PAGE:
Houston — The proposed $358 million cash plus liabilities sale of three Western US coal mines by Peabody Energy to Bowie Resource Partners appears to be on "life support" due to financing issues, a source close to the situation said Tuesday.
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Equity on top of the cash or a drop in the purchase price would be needed to complete the deal, the source said.
Financing has become a critical issue in the coal markets, which have become saddled with uncertainty due to coal-to-gas switching and government regulations, among other factors.
"Both sides have put their pens down," the source said. "It hasn't been publicly announced as being dead, but to say that it is on life support is an understatement."
Peabody declined to comment, with a representative referring Platts to its recent earnings release, which said it was looking to raise cash, reduce liabilities and focus on core assets in the Powder River and Illinois basins.
The company, which announced it had $902.6 million in liquidity in its quarterly earnings call earlier this month, has been trying to restructure debt totaling $6.3 billion.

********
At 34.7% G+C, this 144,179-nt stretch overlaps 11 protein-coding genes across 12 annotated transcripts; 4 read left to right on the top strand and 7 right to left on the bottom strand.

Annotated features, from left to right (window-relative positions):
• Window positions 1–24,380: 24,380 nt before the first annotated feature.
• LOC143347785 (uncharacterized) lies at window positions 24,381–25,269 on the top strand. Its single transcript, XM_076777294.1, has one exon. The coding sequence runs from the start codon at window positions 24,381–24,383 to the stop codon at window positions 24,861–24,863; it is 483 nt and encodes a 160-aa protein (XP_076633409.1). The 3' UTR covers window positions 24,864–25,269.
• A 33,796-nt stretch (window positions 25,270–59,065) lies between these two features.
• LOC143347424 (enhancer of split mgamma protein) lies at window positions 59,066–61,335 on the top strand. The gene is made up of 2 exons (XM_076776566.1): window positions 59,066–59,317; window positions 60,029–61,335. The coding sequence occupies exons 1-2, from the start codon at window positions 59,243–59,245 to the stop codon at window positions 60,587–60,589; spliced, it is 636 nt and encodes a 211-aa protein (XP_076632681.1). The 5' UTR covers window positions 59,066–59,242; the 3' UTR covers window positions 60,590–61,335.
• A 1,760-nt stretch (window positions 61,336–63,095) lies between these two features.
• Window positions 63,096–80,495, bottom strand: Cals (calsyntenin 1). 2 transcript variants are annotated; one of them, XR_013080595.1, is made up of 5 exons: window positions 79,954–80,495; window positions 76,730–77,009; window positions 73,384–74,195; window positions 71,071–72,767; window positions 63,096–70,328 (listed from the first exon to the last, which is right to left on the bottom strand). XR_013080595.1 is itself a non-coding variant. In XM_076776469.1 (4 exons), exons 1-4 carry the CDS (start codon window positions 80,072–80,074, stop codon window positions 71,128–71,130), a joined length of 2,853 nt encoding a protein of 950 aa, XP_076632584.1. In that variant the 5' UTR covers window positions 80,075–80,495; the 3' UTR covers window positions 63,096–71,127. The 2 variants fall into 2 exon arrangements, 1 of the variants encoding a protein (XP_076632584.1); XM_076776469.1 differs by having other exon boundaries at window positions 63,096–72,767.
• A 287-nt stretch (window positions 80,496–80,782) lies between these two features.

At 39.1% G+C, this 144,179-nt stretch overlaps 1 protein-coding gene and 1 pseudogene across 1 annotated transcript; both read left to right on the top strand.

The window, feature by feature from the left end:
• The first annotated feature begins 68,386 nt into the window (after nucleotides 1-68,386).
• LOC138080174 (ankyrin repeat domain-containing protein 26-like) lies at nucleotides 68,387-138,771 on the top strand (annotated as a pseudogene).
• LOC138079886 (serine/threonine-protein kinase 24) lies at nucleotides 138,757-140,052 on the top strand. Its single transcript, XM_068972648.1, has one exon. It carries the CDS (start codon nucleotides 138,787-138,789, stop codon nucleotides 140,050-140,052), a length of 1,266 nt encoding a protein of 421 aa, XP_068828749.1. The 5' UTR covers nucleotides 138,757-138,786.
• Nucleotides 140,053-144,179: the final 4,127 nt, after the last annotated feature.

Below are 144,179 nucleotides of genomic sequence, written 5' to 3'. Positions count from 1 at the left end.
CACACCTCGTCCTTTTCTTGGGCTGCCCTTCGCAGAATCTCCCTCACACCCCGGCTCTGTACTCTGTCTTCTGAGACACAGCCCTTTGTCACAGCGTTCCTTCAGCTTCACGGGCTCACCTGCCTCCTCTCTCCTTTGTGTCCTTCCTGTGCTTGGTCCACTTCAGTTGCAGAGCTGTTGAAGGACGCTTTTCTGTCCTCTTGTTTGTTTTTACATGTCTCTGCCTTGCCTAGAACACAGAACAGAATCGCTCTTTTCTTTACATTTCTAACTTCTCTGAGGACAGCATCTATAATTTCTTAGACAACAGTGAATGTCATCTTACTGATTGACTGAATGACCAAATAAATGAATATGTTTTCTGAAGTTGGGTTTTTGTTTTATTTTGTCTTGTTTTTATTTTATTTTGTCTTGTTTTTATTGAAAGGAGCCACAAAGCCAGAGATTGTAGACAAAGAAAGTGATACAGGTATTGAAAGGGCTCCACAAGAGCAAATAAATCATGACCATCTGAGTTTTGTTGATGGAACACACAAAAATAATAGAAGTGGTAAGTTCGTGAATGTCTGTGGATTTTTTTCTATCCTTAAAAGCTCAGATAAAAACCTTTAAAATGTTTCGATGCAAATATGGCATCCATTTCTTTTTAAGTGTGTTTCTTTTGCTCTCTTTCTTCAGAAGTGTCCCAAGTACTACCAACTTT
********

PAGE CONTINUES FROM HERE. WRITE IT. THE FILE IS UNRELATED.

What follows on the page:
Bowie also declined to comment on the deal, which was announced in the fourth quarter of 2015 and had been expected to close this quarter.
The company is attempting to refinance close to $700 million in debt, alongside seeking in excess of $300 million in private equity funding, the source said.
According to Bowie's website, its equity partner is Galena Private Equity Resource Fund, a metals and mining investment fund managed by Galena Asset Management, which has $2.5 billion in managed assets and is a wholly-owned subsidiary of Trafigura.
TWO MINES LIKELY TO REMAIN OPEN: ANALYST
If the deal falls through, Peabody would likely continue looking for a buyer, said Dale Hazelton, an Annapolis, Maryland-based senior research manager at Wood Mackenzie. Hazelton said it would be unlikely Peabody would close the mines, which have a positive operating margin.
"They're definitely cash positive operations in our analysis," Hazelton said of the two mines. "They just don't fit into Peabody's PRB and Illinois Basin-focused strategy."
The Foidel Creek, or Twentymile bituminous mine produced 4.1 million st in 2015, down from 6.7 million st in 2014, while the El Segundo mine produced 7.5 million st, down from 8.4 million st the prior year, according to US Mine Safety and Health Administration data. The third mine in the deal, Lee Ranch, was idled in 2013.